A multiyear partnership between Kanye West and Gap, is finally happening
For years, Kanye West has been adamant about his mission to outfit as many people as possible in his designs. The multitalented tastemaker par excellence has never been shy about his aspirations to make product on a widely available scale, and for a long time that desire took the form of what many considered a mere pipe dream: the opportunity to design affordable clothing for the masses. Today, those dreams are suddenly looking like a hard-earned reality, because this morning Yeezy Gap, a multiyear partnership between West's fashion label and the iconic American retail chain, was announced to much fanfare online. (West, for his part, celebrated the decades-long effort with a signature ebullient tweet.)
What's Happening, and When.
Though the deal was officially finalized yesterday, co-branded apparel from the line, which is set to include clothing for men, women, and children—and will reportedly be priced at under $100 per item—will start to appear in Gap stores and on its website in the beginning of 2021. As of now, likely due to West's ongoing agreement with Adidas, the collection will not include footwear of any kind. West will also have creative control over the way Yeezy Gap is presented—meaning his remit will extend to the way the collection is merchandised in stores and across Gap's digital channels.
Why it Matters.
No matter how you slice it, this is big news. West's had a longstanding infatuation with Gap, shouting out the chain frequently in songs and interviews as an archetypal democratizer of fashion. The recently inked deal marks the culmination of his decades-long effort to be taken seriously as a power player in the mass-market apparel space, and represents a poignant full circle moment for an artist that famously worked a gig at his local Gap as a teen growing up in Chicago.
West's knack for navigating shifts in consumer sentiment has led to a footwear partnership with Adidas that generated well over a billion dollars in sales last year, but his more formal clothing collections—some backed by Adidas, others funded independently—have failed to catch one as effectively as his sneakers due, in part, to a series of production and distribution issues, and price points that remained far from accessible to most shoppers. (Prices from West's prior collections have often started in the hundreds before rapidly going into the thousands.)
Gap, like many of its big-box peers, has suffered severe losses in recent years only exacerbated by the onset of the coronavirus and the subsequent global shutdown. Earlier this year, the brand indefinitely postponed a collaboration with industry-favorite Telfar, a deeply disappointing end for what should have been a much-deserved nod of national recognition for one of fashion's most exciting independent talents.
The retailer stands to benefit substantially from West's brand and his ability to move merchandise on a large scale, but whether West can replicate the success he's experienced selling highly-limited sneakers in relatively small batches remains to be seen.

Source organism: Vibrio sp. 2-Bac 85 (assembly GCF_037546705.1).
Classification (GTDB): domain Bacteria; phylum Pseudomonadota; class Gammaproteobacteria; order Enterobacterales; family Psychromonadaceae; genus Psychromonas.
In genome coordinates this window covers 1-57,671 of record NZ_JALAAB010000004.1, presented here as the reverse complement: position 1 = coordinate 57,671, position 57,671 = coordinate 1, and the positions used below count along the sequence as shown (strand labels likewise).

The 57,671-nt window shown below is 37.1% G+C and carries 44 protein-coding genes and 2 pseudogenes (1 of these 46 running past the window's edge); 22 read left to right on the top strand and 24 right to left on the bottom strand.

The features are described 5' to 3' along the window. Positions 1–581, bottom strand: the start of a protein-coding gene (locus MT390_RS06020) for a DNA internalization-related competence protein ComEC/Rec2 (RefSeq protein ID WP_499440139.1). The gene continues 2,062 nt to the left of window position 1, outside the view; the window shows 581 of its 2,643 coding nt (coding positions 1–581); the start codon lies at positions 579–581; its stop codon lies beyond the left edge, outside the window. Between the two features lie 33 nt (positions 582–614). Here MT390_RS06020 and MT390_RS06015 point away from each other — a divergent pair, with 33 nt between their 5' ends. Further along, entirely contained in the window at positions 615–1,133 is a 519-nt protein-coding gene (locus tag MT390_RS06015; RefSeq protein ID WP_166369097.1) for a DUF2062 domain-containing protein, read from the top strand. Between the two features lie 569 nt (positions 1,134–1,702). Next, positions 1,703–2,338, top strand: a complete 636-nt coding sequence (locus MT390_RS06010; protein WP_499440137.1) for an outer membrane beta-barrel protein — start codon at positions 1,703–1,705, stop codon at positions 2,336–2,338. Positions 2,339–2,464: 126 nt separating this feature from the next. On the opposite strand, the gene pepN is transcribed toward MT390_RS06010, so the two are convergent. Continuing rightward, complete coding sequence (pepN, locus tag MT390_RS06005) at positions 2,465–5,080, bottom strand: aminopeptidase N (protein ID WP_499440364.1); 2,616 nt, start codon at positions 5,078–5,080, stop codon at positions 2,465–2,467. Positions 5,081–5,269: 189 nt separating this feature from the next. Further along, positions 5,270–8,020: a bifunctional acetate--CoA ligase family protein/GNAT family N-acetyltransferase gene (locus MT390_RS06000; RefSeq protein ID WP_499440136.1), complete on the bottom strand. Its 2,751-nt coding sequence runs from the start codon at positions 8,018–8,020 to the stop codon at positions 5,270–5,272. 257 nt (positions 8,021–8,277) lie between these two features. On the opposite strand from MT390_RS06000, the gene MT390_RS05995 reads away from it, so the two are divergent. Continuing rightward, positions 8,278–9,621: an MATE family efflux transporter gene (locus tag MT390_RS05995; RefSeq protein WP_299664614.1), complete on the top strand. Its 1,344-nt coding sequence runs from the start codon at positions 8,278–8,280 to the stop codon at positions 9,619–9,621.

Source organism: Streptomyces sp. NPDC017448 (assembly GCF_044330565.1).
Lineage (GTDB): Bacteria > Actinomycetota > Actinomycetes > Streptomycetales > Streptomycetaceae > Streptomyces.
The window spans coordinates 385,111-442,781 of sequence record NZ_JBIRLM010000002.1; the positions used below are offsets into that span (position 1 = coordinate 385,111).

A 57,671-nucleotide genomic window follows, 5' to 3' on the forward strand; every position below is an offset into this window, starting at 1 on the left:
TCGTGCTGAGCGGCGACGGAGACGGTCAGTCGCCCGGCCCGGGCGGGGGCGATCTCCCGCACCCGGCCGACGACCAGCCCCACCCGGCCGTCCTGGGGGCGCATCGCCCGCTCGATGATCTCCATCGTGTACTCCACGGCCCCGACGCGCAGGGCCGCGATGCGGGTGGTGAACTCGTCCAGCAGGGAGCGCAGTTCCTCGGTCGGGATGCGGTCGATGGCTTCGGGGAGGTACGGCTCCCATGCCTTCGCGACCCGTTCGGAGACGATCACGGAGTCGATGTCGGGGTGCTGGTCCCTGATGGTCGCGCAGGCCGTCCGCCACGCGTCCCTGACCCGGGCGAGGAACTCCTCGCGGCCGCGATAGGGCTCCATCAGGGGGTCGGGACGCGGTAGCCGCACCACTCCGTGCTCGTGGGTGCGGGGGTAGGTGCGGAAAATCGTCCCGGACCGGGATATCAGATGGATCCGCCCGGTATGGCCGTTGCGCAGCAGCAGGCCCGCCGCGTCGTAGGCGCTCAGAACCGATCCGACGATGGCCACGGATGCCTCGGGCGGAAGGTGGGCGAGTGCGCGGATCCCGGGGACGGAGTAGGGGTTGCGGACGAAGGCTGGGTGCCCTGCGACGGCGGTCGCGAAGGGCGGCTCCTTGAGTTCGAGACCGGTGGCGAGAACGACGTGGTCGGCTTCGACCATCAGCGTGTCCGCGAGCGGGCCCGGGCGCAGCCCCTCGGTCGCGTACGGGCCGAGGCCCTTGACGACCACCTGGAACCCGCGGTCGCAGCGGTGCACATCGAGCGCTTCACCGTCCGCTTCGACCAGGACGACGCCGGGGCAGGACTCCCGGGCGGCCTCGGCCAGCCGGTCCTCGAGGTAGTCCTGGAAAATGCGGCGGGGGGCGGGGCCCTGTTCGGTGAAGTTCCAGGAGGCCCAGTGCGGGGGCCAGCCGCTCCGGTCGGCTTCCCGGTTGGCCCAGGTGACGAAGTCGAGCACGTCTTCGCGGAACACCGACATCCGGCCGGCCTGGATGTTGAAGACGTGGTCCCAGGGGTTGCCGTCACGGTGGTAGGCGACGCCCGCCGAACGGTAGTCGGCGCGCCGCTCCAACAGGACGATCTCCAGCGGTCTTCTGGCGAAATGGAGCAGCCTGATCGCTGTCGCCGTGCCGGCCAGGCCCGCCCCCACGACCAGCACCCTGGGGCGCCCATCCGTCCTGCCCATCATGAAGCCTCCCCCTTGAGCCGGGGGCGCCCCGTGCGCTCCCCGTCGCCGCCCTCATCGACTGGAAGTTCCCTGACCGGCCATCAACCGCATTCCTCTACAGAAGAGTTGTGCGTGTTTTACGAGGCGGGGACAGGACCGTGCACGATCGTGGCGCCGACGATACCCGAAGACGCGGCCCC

What to Expect.
Although details are sparse on what the clothing will actually look like, earlier this morning West tweeted out a blurry image of a model in the type of relaxed silhouettes familiar to fans of the artist's personal style, done up in a color way more in line with Gap's bright, cheery fare than Yeezy's typically-dusty palette. West has also announced that he's tapped Nigerian-British designer Mowalola Ogunlesi, a Central Saint Martins alum who debuted at London Fashion Week last year, to oversee design direction for the forthcoming line. In what capacity West himself will be involved with the design process is still up in the air, though if prior endeavors are any indication he'll remain a hands-on presence.
Also included in the tweeted image is a large carryall bag branded with "Developed by Yeezy and Gap in Cody, WY", the city where West purchased a substantial plot of land last year, and one that remains a central nucleus for the burgeoning Yeezy business. West has mentioned his desire to bring manufacturing stateside in the past, and his last presentation at Paris Fashion Week prominently featured wool sourced directly from sheep on his ranch. Manufacturing the Yeezy Gap line entirely in Wyoming, let alone in the States, is unlikely, but using the production facilities there in some capacity would represent a real coup, even by West's ambitious standards.
Doubts might remain over West's ability to channel his design savvy into products palatable to Gap customers around the world, but according to the Times Gap expects the line to generate a cool billion in annual sales from the outset (a number that represents a whopping fourth of the company's total revenue last year). And so far, the markets have responded in kind: following the announcement, Gap's shares have soared by up to 40%, finally settling to about a 20% increase by the end of the day.
Ultimately, much remains to be determined. What is clear, however, is that Kanye West is finally that much closer to making good on a nearly lifelong dream, and when ambitions that substantial are suddenly made real interesting things tend to happen.
As always, there's little to do but wait and see how it all plays out. Lining up outside the closest Gap come 2021 might not be a bad bet.